Law & Courts

Ketanji Brown Jackson Proved Lightning Rod for Republicans on Education Issues

By Mark Walsh — April 06, 2022 | Updated: April 07, 2022 4 min read
Supreme Court nominee Ketanji Brown Jackson arrives to meet with Sen. Bill Hagerty, R-Tenn., in his office on Capitol Hill, Tuesday, March 29, 2022, in Washington.
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Ketanji Brown Jackson, newly confirmed to take a seat on the U.S. Supreme Court, drew fire from Republicans in the lead-up to the vote over perceived connections to hot-button education issues such as critical race theory, transgender student rights, and affirmative action in admissions.

Both in written questions to Jackson and in their comments on the Senate floor and in committee this week, GOP members returned to themes they raised during three days of committee questioning last month.

Jackson used the written questions as an opportunity to push back on some of those criticisms and to once again stress it would be inappropriate for her to comment on matters that might come before her as a Supreme Court justice.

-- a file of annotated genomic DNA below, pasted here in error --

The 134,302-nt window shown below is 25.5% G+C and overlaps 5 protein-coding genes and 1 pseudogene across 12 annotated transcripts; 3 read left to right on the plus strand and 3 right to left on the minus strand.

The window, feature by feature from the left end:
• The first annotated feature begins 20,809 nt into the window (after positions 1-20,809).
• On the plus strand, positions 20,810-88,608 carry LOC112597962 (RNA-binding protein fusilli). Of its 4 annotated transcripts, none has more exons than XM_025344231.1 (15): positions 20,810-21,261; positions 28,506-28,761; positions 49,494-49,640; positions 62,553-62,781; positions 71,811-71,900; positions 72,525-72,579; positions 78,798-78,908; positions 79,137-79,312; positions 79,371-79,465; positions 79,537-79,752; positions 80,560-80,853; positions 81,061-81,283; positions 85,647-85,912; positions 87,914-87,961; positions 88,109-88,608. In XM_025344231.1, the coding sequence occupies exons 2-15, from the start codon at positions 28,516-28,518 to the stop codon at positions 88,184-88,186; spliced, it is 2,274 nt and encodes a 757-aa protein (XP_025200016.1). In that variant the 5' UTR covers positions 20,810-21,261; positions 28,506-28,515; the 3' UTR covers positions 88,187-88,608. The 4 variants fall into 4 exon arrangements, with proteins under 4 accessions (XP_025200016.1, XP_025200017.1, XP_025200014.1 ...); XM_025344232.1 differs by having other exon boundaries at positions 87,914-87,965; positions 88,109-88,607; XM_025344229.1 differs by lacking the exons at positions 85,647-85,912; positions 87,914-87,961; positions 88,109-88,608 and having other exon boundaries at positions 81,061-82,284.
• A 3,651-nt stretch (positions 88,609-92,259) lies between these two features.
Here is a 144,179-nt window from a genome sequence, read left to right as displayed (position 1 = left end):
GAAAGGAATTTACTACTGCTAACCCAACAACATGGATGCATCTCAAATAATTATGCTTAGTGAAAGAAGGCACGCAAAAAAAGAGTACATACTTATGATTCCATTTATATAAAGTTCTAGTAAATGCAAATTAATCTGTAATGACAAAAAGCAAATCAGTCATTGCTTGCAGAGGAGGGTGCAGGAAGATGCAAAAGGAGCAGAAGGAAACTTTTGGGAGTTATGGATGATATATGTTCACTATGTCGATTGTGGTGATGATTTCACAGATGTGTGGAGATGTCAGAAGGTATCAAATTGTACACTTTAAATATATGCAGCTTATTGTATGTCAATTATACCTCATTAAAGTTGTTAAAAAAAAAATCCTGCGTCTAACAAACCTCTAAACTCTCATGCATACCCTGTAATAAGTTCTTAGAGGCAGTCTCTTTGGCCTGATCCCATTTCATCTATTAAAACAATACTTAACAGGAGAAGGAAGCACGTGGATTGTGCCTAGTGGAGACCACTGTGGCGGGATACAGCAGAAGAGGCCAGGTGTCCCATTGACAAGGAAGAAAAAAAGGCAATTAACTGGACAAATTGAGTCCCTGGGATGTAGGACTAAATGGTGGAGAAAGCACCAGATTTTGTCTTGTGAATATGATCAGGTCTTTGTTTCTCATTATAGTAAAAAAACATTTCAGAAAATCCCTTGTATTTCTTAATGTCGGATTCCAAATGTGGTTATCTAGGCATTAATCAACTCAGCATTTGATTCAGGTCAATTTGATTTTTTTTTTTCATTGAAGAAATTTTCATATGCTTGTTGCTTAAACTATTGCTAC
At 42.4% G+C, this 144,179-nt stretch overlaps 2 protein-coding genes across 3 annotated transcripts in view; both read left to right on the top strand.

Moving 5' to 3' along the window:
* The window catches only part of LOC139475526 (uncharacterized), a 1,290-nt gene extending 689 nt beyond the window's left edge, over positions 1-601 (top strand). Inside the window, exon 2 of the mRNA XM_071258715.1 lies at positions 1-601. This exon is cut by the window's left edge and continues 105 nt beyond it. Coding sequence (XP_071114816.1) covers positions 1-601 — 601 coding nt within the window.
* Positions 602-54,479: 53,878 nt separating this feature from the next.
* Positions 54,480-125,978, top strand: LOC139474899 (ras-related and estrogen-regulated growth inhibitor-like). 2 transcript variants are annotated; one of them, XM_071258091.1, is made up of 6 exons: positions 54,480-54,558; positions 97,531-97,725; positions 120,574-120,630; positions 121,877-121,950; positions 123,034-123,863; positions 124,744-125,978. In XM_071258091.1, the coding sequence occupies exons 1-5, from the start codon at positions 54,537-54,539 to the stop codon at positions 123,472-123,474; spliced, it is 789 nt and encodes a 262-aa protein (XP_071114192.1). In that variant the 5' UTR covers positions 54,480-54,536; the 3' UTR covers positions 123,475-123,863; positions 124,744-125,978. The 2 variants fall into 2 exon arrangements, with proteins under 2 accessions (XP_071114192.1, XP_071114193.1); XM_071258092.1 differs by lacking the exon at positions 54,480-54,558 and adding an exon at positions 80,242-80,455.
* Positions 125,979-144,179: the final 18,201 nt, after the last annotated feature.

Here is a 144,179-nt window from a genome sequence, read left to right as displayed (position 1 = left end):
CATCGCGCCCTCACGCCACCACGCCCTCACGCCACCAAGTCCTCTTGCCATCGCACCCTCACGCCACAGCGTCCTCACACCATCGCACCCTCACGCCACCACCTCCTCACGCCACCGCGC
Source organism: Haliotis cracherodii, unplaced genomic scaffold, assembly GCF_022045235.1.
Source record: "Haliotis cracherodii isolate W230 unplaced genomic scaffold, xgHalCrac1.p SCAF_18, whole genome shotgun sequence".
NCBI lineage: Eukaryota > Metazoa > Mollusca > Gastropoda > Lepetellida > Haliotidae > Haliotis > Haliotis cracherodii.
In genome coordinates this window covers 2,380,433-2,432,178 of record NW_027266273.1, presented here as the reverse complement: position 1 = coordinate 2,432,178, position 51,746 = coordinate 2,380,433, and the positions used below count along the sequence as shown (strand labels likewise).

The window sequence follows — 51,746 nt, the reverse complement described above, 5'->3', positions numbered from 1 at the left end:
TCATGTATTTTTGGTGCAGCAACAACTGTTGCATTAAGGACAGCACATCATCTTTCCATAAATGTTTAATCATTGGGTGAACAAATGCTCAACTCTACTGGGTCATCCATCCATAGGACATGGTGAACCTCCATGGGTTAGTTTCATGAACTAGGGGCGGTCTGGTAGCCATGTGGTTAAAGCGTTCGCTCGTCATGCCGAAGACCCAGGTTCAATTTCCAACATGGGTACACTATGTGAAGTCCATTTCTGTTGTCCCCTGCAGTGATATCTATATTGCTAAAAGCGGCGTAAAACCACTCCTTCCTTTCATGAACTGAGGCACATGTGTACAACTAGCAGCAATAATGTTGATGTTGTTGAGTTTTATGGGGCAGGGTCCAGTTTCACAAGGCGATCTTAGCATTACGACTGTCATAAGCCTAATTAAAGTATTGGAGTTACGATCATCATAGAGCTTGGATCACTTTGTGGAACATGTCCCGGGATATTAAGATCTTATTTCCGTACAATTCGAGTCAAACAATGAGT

President Joe Biden nominated Jackson to succeed retiring Justice Stephen G. Breyer, who won’t step down until the court’s term ends early this summer. She will be the first Black woman to join the court. Three Republicans—Sens. Susan Collins of Maine, Lisa Murkowski of Alaska, and Mitt Romney of Utah—joined all 50 Democrats Thursday in voting for her, with a final tally of 53-47.

In the last days before the vote, Democrats continued to praise Jackson, including as a potential role model. Sen. Debbie Stabenow, D-Mich., said on the Senate floor Wednesday that “millions of young Black girls, and their moms, and their grandmas are looking at Judge Jackson with … pride and admiration. ... And how many of these young girls will see this incredibly accomplished woman and say, ‘Hey, that could be me.’ I hope they all do.”

Republicans ask more questions, including about the definition of a ‘woman’

Sen. Marsha Blackburn, R-Tenn., however, continued her attacks on Jackson over transgender rights, saying it “wasn’t a trick question” when she asked the nominee at her confirmation hearing last month for the definition of a “woman.”

“It is something that everybody learns in grade school science class,” Blackburn said on April 4 during the Judiciary Committee’s voting session. “The fact that she couldn’t or wouldn’t answer that question speaks volumes. It tells me that Judge Jackson is beholden to the radical left that is teaching our children that they can choose their own sex.”

Blackburn added that, “Parents live in fear of the progressive ideology that is being pushed in some of our schools.”

Jackson was asked again about defining a “woman” in some of the hundreds of follow-up questions submitted to her by Republican members of the committee. And on those follow-ups, she pushed back more forcefully than she had in the committee hearing.